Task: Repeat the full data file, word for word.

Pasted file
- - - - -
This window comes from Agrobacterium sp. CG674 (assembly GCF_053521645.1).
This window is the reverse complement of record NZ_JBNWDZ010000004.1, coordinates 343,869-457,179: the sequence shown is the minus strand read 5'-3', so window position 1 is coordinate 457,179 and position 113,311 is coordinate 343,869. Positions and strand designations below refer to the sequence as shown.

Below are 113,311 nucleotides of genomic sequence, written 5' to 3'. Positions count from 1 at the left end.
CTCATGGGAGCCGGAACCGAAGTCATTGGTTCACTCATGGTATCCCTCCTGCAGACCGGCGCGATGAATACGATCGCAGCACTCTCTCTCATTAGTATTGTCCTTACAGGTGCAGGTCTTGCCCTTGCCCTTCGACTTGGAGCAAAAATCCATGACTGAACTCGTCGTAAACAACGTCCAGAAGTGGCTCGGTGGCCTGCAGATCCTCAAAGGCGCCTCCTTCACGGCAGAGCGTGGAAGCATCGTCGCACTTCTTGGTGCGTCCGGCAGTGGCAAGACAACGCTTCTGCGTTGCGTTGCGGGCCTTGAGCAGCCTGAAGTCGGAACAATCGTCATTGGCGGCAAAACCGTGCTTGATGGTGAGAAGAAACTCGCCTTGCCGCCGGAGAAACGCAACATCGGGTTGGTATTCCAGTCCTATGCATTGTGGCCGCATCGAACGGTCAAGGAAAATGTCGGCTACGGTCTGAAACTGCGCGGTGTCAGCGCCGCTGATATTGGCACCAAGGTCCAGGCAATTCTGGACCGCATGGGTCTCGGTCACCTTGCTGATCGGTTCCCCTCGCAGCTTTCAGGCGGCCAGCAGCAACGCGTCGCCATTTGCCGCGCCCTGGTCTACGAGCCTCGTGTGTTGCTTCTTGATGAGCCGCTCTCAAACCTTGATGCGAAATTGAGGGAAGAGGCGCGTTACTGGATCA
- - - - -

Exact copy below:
This window comes from Agrobacterium sp. CG674 (assembly GCF_053521645.1).
This window is the reverse complement of record NZ_JBNWDZ010000004.1, coordinates 343,869-457,179: the sequence shown is the minus strand read 5'-3', so window position 1 is coordinate 457,179 and position 113,311 is coordinate 343,869. Positions and strand designations below refer to the sequence as shown.

Below are 113,311 nucleotides of genomic sequence, written 5' to 3'. Positions count from 1 at the left end.
CTCATGGGAGCCGGAACCGAAGTCATTGGTTCACTCATGGTATCCCTCCTGCAGACCGGCGCGATGAATACGATCGCAGCACTCTCTCTCATTAGTATTGTCCTTACAGGTGCAGGTCTTGCCCTTGCCCTTCGACTTGGAGCAAAAATCCATGACTGAACTCGTCGTAAACAACGTCCAGAAGTGGCTCGGTGGCCTGCAGATCCTCAAAGGCGCCTCCTTCACGGCAGAGCGTGGAAGCATCGTCGCACTTCTTGGTGCGTCCGGCAGTGGCAAGACAACGCTTCTGCGTTGCGTTGCGGGCCTTGAGCAGCCTGAAGTCGGAACAATCGTCATTGGCGGCAAAACCGTGCTTGATGGTGAGAAGAAACTCGCCTTGCCGCCGGAGAAACGCAACATCGGGTTGGTATTCCAGTCCTATGCATTGTGGCCGCATCGAACGGTCAAGGAAAATGTCGGCTACGGTCTGAAACTGCGCGGTGTCAGCGCCGCTGATATTGGCACCAAGGTCCAGGCAATTCTGGACCGCATGGGTCTCGGTCACCTTGCTGATCGGTTCCCCTCGCAGCTTTCAGGCGGCCAGCAGCAACGCGTCGCCATTTGCCGCGCCCTGGTCTACGAGCCTCGTGTGTTGCTTCTTGATGAGCCGCTCTCAAACCTTGATGCGAAATTGAGGGAAGAGGCGCGTTACTGGATCA